Has McCarren Park Literally Become Too Shitty?

08/31/2011 8:57 AM |

McCarren drunks of yore.
  • McCarren drunks of yore.

Does the mantle of gentrification show cracks? Will alcohol and other, um, “organic substances” derail utopian dreams of sweeping everything undesirable under the rug? Maybe: The Brooklyn Paper reports that “a group of middle-aged men” have been sleeping on benches in McCarren Park, showering in the sprinklers, and allegedly leaving urine and feces on the park grounds.

One nameless parent complained that one drunk man accidentally stumbled into her stroller—she admits he apologized—though she called the whole affair “visually displeasing.” More than 100 park users groused to officials at an Open Space Alliance meeting. The blog New York Shitty has photographs of the sleeping men and feces of unclear origin lying on a playground surface.

The sight of possibly inebriated men sleeping in a park can be unsettling to anyone. It’s normal to desire cleaner parks and the people posting at places like the Friends and Families of McCarren Park Facebook page have the right to be distressed. But headlines like “Greenpoint Drunks Ruining McCarren Park with Filth” are endemic of a culture that tends to miss the bigger picture. It is easy to be reactive: see something unpleasant, broadcast your concern, enlist a media outlet to amplify that concern. There’s nothing wrong with that. The question that should be asked, though, is why are they sleeping there?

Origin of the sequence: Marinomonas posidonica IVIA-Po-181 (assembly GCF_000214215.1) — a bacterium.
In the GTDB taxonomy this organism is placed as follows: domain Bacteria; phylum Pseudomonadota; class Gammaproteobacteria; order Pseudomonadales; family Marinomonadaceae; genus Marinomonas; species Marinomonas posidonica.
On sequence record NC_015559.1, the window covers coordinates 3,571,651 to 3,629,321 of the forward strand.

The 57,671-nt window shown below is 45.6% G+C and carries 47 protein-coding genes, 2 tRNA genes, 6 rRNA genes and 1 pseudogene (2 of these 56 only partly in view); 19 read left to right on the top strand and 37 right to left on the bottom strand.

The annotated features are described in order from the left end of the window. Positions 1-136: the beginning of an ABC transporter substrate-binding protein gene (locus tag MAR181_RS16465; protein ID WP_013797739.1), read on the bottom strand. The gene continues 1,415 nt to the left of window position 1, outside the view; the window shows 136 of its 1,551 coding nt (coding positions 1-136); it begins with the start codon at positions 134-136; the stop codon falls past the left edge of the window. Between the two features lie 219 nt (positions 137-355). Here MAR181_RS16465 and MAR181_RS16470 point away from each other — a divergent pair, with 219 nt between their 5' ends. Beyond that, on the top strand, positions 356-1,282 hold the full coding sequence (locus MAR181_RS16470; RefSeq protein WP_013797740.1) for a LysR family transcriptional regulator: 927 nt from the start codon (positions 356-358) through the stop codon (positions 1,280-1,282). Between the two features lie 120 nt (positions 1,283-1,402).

In the BP article, Councilman Steve Levin thinks they have homes but may be too drunk to get there. Local minister Ann Kansfield believes they might be sick and suffering, unaware that they are defecating in the park. Both are probably right. Sympathy will do a lot more good for the individuals themselves and the community than outright condemnation. The tragedy isn’t that people are sleeping on your benches and dirtying your playground. Rather, it’s that these people aren’t getting the help they need, whether it’s an adequate home, counseling for alcohol addiction, or access to mental health services.

(Photo)